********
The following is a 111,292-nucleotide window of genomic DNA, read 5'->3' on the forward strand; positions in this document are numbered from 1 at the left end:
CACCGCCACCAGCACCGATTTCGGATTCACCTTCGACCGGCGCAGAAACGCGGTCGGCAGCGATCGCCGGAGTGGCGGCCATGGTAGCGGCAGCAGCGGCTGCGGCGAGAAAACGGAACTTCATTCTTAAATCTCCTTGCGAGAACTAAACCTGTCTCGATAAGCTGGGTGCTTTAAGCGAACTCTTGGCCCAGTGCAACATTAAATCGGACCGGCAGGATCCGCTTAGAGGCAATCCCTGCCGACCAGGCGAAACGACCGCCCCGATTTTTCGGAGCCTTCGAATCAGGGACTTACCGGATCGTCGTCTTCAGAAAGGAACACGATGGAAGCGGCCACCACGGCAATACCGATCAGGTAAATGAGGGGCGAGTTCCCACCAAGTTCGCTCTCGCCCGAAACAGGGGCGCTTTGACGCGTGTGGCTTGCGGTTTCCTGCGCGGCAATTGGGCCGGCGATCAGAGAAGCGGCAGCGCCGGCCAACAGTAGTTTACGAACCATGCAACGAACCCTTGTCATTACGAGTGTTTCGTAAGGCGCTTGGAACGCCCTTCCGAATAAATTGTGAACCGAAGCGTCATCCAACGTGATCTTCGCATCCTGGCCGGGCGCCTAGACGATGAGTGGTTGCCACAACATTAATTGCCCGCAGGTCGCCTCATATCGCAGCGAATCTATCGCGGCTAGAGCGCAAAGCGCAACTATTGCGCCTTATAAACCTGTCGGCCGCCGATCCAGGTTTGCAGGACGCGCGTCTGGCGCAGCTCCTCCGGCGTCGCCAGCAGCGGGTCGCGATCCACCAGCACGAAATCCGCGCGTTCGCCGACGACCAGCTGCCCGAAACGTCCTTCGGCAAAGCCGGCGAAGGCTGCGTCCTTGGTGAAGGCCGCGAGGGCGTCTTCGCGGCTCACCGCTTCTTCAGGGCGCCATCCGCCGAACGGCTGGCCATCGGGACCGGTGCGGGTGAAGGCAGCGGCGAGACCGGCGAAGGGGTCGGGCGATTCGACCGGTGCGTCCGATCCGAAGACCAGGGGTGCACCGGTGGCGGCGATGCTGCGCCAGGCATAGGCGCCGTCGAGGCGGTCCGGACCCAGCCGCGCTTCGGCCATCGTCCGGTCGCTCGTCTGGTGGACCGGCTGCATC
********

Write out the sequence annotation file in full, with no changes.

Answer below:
The following is a 111,292-nucleotide window of genomic DNA, read 5'->3' on the forward strand; positions in this document are numbered from 1 at the left end:
CACCGCCACCAGCACCGATTTCGGATTCACCTTCGACCGGCGCAGAAACGCGGTCGGCAGCGATCGCCGGAGTGGCGGCCATGGTAGCGGCAGCAGCGGCTGCGGCGAGAAAACGGAACTTCATTCTTAAATCTCCTTGCGAGAACTAAACCTGTCTCGATAAGCTGGGTGCTTTAAGCGAACTCTTGGCCCAGTGCAACATTAAATCGGACCGGCAGGATCCGCTTAGAGGCAATCCCTGCCGACCAGGCGAAACGACCGCCCCGATTTTTCGGAGCCTTCGAATCAGGGACTTACCGGATCGTCGTCTTCAGAAAGGAACACGATGGAAGCGGCCACCACGGCAATACCGATCAGGTAAATGAGGGGCGAGTTCCCACCAAGTTCGCTCTCGCCCGAAACAGGGGCGCTTTGACGCGTGTGGCTTGCGGTTTCCTGCGCGGCAATTGGGCCGGCGATCAGAGAAGCGGCAGCGCCGGCCAACAGTAGTTTACGAACCATGCAACGAACCCTTGTCATTACGAGTGTTTCGTAAGGCGCTTGGAACGCCCTTCCGAATAAATTGTGAACCGAAGCGTCATCCAACGTGATCTTCGCATCCTGGCCGGGCGCCTAGACGATGAGTGGTTGCCACAACATTAATTGCCCGCAGGTCGCCTCATATCGCAGCGAATCTATCGCGGCTAGAGCGCAAAGCGCAACTATTGCGCCTTATAAACCTGTCGGCCGCCGATCCAGGTTTGCAGGACGCGCGTCTGGCGCAGCTCCTCCGGCGTCGCCAGCAGCGGGTCGCGATCCACCAGCACGAAATCCGCGCGTTCGCCGACGACCAGCTGCCCGAAACGTCCTTCGGCAAAGCCGGCGAAGGCTGCGTCCTTGGTGAAGGCCGCGAGGGCGTCTTCGCGGCTCACCGCTTCTTCAGGGCGCCATCCGCCGAACGGCTGGCCATCGGGACCGGTGCGGGTGAAGGCAGCGGCGAGACCGGCGAAGGGGTCGGGCGATTCGACCGGTGCGTCCGATCCGAAGACCAGGGGTGCACCGGTGGCGGCGATGCTGCGCCAGGCATAGGCGCCGTCGAGGCGGTCCGGACCCAGCCGCGCTTCGGCCATCGTCCGGTCGCTCGTCTGGTGGACCGGCTGCATC